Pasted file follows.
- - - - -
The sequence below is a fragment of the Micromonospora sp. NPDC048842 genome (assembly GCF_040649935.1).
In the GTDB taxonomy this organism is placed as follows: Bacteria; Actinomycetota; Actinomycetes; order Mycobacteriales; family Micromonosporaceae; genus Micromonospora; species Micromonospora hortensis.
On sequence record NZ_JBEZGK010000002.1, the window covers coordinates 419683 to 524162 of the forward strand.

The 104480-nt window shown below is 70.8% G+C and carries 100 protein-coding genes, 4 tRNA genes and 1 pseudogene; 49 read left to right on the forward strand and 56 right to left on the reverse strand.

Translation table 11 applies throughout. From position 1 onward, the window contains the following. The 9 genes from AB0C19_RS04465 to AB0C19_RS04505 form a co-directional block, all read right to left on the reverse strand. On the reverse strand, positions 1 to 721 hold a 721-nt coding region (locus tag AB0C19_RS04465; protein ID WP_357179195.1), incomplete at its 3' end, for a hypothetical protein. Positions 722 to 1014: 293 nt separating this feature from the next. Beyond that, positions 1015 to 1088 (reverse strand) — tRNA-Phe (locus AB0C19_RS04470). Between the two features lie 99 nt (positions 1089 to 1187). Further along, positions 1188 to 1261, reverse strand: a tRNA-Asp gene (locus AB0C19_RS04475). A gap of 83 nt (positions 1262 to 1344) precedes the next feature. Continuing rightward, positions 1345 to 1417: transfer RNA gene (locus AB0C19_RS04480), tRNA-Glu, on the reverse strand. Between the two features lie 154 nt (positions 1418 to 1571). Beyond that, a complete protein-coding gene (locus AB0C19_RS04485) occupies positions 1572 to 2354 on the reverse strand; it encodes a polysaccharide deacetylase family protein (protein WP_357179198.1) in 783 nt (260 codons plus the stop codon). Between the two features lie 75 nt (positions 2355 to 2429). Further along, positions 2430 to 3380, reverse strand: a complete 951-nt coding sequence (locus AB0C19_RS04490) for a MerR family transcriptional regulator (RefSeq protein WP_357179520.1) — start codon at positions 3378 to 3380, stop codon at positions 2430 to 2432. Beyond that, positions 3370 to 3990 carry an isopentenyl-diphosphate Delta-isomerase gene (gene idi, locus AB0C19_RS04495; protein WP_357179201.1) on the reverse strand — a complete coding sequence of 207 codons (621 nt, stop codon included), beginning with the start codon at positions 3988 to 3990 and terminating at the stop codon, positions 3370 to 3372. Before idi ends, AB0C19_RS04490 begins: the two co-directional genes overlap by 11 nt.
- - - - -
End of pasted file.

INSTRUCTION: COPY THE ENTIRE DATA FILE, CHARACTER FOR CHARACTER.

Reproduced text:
The sequence below is a fragment of the Micromonospora sp. NPDC048842 genome (assembly GCF_040649935.1).
In the GTDB taxonomy this organism is placed as follows: Bacteria; Actinomycetota; Actinomycetes; order Mycobacteriales; family Micromonosporaceae; genus Micromonospora; species Micromonospora hortensis.
On sequence record NZ_JBEZGK010000002.1, the window covers coordinates 419683 to 524162 of the forward strand.

The 104480-nt window shown below is 70.8% G+C and carries 100 protein-coding genes, 4 tRNA genes and 1 pseudogene; 49 read left to right on the forward strand and 56 right to left on the reverse strand.

Translation table 11 applies throughout. From position 1 onward, the window contains the following. The 9 genes from AB0C19_RS04465 to AB0C19_RS04505 form a co-directional block, all read right to left on the reverse strand. On the reverse strand, positions 1 to 721 hold a 721-nt coding region (locus tag AB0C19_RS04465; protein ID WP_357179195.1), incomplete at its 3' end, for a hypothetical protein. Positions 722 to 1014: 293 nt separating this feature from the next. Beyond that, positions 1015 to 1088 (reverse strand) — tRNA-Phe (locus AB0C19_RS04470). Between the two features lie 99 nt (positions 1089 to 1187). Further along, positions 1188 to 1261, reverse strand: a tRNA-Asp gene (locus AB0C19_RS04475). A gap of 83 nt (positions 1262 to 1344) precedes the next feature. Continuing rightward, positions 1345 to 1417: transfer RNA gene (locus AB0C19_RS04480), tRNA-Glu, on the reverse strand. Between the two features lie 154 nt (positions 1418 to 1571). Beyond that, a complete protein-coding gene (locus AB0C19_RS04485) occupies positions 1572 to 2354 on the reverse strand; it encodes a polysaccharide deacetylase family protein (protein WP_357179198.1) in 783 nt (260 codons plus the stop codon). Between the two features lie 75 nt (positions 2355 to 2429). Further along, positions 2430 to 3380, reverse strand: a complete 951-nt coding sequence (locus AB0C19_RS04490) for a MerR family transcriptional regulator (RefSeq protein WP_357179520.1) — start codon at positions 3378 to 3380, stop codon at positions 2430 to 2432. Beyond that, positions 3370 to 3990 carry an isopentenyl-diphosphate Delta-isomerase gene (gene idi, locus AB0C19_RS04495; protein WP_357179201.1) on the reverse strand — a complete coding sequence of 207 codons (621 nt, stop codon included), beginning with the start codon at positions 3988 to 3990 and terminating at the stop codon, positions 3370 to 3372. Before idi ends, AB0C19_RS04490 begins: the two co-directional genes overlap by 11 nt.